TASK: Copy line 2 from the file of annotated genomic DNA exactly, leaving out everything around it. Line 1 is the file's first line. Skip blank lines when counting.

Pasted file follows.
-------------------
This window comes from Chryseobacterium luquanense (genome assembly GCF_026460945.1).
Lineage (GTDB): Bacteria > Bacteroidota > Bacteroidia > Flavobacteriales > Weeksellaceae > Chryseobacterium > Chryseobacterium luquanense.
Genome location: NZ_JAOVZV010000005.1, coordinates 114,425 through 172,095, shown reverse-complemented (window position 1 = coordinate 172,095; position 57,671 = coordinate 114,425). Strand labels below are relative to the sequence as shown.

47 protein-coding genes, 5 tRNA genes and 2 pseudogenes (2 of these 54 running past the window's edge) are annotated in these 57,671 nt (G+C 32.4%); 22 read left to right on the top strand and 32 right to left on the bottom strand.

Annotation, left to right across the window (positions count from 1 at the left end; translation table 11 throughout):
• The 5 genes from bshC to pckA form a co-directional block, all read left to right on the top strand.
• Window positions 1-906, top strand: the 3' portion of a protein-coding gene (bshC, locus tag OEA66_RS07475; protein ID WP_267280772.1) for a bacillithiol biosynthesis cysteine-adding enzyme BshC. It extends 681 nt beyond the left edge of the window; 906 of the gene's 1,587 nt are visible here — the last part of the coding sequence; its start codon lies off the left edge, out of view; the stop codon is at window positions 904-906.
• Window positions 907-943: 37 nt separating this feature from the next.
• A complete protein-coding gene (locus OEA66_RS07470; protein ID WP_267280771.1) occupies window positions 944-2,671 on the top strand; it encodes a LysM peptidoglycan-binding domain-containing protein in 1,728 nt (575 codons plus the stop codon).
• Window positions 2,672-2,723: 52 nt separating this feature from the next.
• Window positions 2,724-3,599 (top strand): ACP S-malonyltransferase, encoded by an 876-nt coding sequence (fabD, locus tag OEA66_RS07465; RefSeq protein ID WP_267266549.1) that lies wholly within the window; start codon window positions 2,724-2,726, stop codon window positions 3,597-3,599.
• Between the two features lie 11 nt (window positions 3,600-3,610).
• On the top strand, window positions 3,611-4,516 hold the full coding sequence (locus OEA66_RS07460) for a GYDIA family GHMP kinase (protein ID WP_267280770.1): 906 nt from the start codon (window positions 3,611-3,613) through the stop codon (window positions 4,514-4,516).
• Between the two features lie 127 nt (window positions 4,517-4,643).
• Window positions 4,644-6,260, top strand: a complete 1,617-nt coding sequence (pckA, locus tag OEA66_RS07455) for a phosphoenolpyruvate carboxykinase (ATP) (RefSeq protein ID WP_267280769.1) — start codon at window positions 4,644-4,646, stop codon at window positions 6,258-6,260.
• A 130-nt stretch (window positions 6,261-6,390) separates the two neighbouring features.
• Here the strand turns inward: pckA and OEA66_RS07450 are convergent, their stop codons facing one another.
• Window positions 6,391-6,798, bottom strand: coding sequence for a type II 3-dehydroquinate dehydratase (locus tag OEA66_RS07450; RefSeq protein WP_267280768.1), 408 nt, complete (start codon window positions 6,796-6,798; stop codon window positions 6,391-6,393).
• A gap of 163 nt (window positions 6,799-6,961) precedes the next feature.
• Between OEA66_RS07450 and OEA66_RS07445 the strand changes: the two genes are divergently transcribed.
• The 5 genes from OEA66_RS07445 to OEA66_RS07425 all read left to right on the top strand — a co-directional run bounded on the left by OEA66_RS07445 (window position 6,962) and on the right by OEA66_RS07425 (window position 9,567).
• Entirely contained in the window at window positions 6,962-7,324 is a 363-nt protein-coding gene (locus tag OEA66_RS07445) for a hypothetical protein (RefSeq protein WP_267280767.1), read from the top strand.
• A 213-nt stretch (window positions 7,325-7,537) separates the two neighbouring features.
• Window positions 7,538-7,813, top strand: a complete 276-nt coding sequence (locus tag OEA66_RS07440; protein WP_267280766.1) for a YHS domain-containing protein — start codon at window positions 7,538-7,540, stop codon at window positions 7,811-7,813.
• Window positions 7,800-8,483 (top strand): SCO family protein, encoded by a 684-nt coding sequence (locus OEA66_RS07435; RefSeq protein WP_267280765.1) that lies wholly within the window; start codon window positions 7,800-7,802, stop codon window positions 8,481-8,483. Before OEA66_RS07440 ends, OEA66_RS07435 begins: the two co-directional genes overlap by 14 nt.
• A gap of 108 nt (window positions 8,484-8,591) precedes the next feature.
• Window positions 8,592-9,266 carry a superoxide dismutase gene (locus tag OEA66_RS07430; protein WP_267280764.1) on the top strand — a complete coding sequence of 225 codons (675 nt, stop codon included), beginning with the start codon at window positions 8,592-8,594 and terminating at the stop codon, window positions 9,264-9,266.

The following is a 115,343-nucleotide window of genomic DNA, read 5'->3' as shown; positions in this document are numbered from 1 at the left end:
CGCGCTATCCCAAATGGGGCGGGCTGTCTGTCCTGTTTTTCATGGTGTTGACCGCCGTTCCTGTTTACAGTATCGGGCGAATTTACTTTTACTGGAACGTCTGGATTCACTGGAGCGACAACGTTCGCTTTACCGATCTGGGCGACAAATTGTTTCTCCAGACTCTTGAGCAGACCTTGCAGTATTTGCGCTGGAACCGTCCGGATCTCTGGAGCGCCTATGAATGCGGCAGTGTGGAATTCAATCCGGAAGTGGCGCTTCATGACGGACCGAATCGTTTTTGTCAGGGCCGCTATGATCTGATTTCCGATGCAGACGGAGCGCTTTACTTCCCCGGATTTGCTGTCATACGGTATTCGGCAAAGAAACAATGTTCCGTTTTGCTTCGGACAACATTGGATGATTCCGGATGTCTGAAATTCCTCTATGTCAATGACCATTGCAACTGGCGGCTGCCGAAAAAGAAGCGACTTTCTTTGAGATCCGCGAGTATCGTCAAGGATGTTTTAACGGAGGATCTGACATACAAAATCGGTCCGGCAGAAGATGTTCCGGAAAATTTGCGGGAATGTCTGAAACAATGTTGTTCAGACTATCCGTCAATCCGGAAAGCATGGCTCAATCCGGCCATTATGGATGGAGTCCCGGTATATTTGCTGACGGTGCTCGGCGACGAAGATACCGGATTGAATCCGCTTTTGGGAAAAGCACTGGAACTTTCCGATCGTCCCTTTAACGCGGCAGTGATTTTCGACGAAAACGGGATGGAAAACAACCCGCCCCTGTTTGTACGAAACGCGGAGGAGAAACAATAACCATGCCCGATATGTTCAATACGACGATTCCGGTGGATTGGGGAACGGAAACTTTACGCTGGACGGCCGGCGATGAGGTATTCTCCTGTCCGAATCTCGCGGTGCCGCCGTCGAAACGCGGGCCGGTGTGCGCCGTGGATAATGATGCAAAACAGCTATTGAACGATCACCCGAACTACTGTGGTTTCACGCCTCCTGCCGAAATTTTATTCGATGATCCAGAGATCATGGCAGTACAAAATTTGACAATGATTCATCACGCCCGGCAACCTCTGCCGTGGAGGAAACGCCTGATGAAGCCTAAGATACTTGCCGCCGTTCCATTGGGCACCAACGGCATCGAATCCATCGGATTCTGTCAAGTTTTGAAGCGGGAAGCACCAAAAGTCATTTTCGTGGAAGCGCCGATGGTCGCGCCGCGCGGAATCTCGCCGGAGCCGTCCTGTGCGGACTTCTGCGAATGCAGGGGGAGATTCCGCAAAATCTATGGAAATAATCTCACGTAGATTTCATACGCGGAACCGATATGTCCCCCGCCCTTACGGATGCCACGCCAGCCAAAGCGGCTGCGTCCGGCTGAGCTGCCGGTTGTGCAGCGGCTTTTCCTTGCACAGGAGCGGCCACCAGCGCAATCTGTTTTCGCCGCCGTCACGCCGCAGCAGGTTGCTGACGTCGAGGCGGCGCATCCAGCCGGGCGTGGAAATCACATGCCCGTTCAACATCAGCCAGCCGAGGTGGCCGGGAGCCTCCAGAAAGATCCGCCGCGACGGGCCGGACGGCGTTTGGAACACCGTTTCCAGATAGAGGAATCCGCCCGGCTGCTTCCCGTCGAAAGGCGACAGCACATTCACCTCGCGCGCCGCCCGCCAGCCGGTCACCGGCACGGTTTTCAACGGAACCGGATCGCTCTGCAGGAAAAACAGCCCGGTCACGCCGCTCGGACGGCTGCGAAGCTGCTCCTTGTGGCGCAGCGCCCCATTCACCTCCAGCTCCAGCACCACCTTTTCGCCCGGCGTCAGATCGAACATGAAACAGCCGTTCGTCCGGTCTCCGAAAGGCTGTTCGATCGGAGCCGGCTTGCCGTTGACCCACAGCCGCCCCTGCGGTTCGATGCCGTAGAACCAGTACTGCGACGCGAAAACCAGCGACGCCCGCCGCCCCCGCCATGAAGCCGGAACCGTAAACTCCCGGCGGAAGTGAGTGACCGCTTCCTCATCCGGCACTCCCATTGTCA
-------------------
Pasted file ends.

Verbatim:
Lineage (GTDB): Bacteria > Bacteroidota > Bacteroidia > Flavobacteriales > Weeksellaceae > Chryseobacterium > Chryseobacterium luquanense.